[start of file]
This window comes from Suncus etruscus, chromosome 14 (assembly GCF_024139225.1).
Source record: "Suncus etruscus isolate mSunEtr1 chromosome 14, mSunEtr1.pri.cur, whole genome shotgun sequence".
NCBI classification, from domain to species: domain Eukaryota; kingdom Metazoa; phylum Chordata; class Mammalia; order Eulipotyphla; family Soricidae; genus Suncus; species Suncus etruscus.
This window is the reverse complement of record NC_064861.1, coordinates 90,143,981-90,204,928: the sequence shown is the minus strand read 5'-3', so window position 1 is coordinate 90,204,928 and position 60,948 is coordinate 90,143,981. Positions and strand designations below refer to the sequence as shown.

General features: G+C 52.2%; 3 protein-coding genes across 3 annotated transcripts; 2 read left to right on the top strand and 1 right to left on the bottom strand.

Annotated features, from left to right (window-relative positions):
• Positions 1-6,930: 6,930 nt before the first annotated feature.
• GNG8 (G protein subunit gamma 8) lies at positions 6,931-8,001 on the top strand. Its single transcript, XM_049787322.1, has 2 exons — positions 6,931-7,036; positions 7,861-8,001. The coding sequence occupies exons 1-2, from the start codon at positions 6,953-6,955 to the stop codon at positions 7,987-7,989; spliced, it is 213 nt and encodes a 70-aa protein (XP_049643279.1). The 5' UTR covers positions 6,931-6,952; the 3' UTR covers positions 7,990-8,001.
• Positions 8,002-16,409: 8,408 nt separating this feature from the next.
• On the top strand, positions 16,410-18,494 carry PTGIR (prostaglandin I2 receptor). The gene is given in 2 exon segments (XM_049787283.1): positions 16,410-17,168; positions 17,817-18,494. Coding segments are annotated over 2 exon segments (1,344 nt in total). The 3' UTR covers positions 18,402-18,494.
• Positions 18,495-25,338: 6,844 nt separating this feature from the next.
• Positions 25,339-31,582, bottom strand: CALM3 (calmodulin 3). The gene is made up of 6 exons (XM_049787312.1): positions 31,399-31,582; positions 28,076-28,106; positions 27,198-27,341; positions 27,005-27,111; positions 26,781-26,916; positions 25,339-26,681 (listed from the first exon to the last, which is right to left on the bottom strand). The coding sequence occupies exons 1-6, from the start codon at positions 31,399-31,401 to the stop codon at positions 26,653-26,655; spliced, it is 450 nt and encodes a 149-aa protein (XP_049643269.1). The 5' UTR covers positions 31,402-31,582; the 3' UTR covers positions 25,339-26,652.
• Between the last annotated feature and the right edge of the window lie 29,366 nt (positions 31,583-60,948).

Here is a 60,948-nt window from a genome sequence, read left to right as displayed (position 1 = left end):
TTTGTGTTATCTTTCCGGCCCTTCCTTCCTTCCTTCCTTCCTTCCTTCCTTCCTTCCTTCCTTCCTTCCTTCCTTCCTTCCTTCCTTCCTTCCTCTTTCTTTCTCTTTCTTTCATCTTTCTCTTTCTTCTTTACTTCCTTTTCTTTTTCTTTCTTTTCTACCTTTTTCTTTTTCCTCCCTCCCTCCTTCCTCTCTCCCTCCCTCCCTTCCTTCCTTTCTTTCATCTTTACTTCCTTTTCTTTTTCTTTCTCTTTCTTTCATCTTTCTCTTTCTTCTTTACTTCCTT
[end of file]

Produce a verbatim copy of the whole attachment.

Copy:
This window comes from Suncus etruscus, chromosome 14 (assembly GCF_024139225.1).
Source record: "Suncus etruscus isolate mSunEtr1 chromosome 14, mSunEtr1.pri.cur, whole genome shotgun sequence".
NCBI classification, from domain to species: domain Eukaryota; kingdom Metazoa; phylum Chordata; class Mammalia; order Eulipotyphla; family Soricidae; genus Suncus; species Suncus etruscus.
This window is the reverse complement of record NC_064861.1, coordinates 90,143,981-90,204,928: the sequence shown is the minus strand read 5'-3', so window position 1 is coordinate 90,204,928 and position 60,948 is coordinate 90,143,981. Positions and strand designations below refer to the sequence as shown.

General features: G+C 52.2%; 3 protein-coding genes across 3 annotated transcripts; 2 read left to right on the top strand and 1 right to left on the bottom strand.

Annotated features, from left to right (window-relative positions):
• Positions 1-6,930: 6,930 nt before the first annotated feature.
• GNG8 (G protein subunit gamma 8) lies at positions 6,931-8,001 on the top strand. Its single transcript, XM_049787322.1, has 2 exons — positions 6,931-7,036; positions 7,861-8,001. The coding sequence occupies exons 1-2, from the start codon at positions 6,953-6,955 to the stop codon at positions 7,987-7,989; spliced, it is 213 nt and encodes a 70-aa protein (XP_049643279.1). The 5' UTR covers positions 6,931-6,952; the 3' UTR covers positions 7,990-8,001.
• Positions 8,002-16,409: 8,408 nt separating this feature from the next.
• On the top strand, positions 16,410-18,494 carry PTGIR (prostaglandin I2 receptor). The gene is given in 2 exon segments (XM_049787283.1): positions 16,410-17,168; positions 17,817-18,494. Coding segments are annotated over 2 exon segments (1,344 nt in total). The 3' UTR covers positions 18,402-18,494.
• Positions 18,495-25,338: 6,844 nt separating this feature from the next.
• Positions 25,339-31,582, bottom strand: CALM3 (calmodulin 3). The gene is made up of 6 exons (XM_049787312.1): positions 31,399-31,582; positions 28,076-28,106; positions 27,198-27,341; positions 27,005-27,111; positions 26,781-26,916; positions 25,339-26,681 (listed from the first exon to the last, which is right to left on the bottom strand). The coding sequence occupies exons 1-6, from the start codon at positions 31,399-31,401 to the stop codon at positions 26,653-26,655; spliced, it is 450 nt and encodes a 149-aa protein (XP_049643269.1). The 5' UTR covers positions 31,402-31,582; the 3' UTR covers positions 25,339-26,652.
• Between the last annotated feature and the right edge of the window lie 29,366 nt (positions 31,583-60,948).

Here is a 60,948-nt window from a genome sequence, read left to right as displayed (position 1 = left end):
TTTGTGTTATCTTTCCGGCCCTTCCTTCCTTCCTTCCTTCCTTCCTTCCTTCCTTCCTTCCTTCCTTCCTTCCTTCCTTCCTTCCTTCCTTCCTCTTTCTTTCTCTTTCTTTCATCTTTCTCTTTCTTCTTTACTTCCTTTTCTTTTTCTTTCTTTTCTACCTTTTTCTTTTTCCTCCCTCCCTCCTTCCTCTCTCCCTCCCTCCCTTCCTTCCTTTCTTTCATCTTTACTTCCTTTTCTTTTTCTTTCTCTTTCTTTCATCTTTCTCTTTCTTCTTTACTTCCTT